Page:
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Social media feels essential for many of us.

A bit like a married partner, it is often the first thing we see when we wake up and the last thing we see before we go to sleep.

But unlike long days with your beloved, social media really sucks for our mental health.

Whether Facebook, Instagram or Snapchat, studies have consistently found that social media makes us feel awful.

Yet we do it anyway: the fleeting validation of likes, comments and someone swiping right keeps us wanting more.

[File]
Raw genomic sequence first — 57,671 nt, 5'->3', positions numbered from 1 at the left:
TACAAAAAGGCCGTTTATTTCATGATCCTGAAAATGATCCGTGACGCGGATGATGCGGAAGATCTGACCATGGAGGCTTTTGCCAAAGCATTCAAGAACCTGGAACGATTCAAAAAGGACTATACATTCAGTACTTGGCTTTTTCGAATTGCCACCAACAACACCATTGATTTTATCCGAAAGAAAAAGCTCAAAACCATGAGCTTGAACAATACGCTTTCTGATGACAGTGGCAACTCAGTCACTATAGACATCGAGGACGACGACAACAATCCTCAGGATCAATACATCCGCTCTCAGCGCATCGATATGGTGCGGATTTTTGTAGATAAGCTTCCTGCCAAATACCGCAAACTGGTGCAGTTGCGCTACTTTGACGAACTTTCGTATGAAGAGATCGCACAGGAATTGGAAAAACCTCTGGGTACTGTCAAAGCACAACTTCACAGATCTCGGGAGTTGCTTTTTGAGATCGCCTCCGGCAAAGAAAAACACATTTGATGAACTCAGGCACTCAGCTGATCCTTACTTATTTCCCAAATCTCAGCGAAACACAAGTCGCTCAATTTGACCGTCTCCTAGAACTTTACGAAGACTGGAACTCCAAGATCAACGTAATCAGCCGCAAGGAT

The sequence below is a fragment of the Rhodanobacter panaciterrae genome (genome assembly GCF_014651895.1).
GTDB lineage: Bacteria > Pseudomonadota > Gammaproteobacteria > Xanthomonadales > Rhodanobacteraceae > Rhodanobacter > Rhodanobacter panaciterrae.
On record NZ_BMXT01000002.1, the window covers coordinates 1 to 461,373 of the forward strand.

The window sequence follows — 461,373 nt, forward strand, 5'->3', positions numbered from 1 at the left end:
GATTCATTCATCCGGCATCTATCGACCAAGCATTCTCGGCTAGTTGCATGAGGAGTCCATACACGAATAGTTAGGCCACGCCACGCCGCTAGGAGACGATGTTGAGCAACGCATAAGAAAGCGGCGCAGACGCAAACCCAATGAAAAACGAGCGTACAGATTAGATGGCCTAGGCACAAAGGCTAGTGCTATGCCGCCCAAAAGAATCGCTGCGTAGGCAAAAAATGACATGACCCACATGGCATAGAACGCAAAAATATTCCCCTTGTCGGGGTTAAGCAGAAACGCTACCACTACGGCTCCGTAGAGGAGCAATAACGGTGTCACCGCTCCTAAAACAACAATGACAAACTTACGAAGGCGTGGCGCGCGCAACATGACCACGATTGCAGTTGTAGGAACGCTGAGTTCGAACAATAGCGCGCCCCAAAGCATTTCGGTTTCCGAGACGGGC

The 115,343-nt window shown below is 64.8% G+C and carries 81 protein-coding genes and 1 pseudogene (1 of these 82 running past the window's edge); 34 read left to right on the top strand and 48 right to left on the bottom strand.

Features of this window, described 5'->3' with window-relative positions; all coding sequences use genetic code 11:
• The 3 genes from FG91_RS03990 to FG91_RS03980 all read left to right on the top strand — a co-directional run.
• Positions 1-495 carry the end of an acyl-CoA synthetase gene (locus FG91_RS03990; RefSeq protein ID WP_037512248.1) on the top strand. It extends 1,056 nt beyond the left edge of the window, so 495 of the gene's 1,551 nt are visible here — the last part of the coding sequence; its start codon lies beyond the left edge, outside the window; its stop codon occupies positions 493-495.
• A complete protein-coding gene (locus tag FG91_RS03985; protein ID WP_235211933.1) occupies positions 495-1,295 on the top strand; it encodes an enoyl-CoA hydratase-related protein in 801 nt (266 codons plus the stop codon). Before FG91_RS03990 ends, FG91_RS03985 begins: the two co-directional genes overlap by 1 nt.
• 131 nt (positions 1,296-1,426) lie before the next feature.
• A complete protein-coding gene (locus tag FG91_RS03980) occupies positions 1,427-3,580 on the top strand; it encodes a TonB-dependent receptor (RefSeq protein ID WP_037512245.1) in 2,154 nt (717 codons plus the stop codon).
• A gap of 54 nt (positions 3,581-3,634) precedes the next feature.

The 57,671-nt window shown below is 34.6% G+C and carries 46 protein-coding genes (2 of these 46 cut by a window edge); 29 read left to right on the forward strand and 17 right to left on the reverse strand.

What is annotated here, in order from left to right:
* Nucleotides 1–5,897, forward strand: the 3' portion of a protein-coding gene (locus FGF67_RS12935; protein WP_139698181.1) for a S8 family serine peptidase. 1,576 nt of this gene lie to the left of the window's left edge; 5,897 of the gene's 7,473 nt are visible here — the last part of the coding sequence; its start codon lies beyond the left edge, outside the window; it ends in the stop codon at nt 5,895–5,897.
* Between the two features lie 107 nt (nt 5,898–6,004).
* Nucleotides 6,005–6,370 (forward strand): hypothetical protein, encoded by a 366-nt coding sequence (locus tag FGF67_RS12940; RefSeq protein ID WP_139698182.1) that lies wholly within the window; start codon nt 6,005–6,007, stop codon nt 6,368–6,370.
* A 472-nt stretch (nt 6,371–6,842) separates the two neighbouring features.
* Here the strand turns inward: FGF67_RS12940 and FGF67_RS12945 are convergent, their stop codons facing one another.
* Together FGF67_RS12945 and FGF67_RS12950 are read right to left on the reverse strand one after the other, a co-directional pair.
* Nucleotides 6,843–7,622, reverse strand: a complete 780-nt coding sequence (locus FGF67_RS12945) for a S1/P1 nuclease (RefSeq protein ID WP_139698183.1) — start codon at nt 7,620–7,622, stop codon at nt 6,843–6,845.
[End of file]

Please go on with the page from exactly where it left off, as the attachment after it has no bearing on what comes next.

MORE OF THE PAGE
It is a global addiction and we can't seem stop.

No wonder millennials check their phones more than 157 times a day, according to Facebook.

But Elizabeth Stinson did the seemingly impossible and went cold turkey for Wired.

After taking the terrifying plunge for the benefit of us all, Stinson found out something incredible, writing:

It's actually sort of working.

Slowly, and with some lapses, I've felt my compulsory need to look at social media fade. 

So if your mental health is suffering from social media - or you find it is eating away at time you should be spending on other things - consider significantly reducing it or completely giving up.

You help yourself do this by:

  • Turning off your notifications 
  • Limiting yourself to a set amount of time on social media 
  • Making social media a treat - for example, as a reward after being productive 

HT Wired

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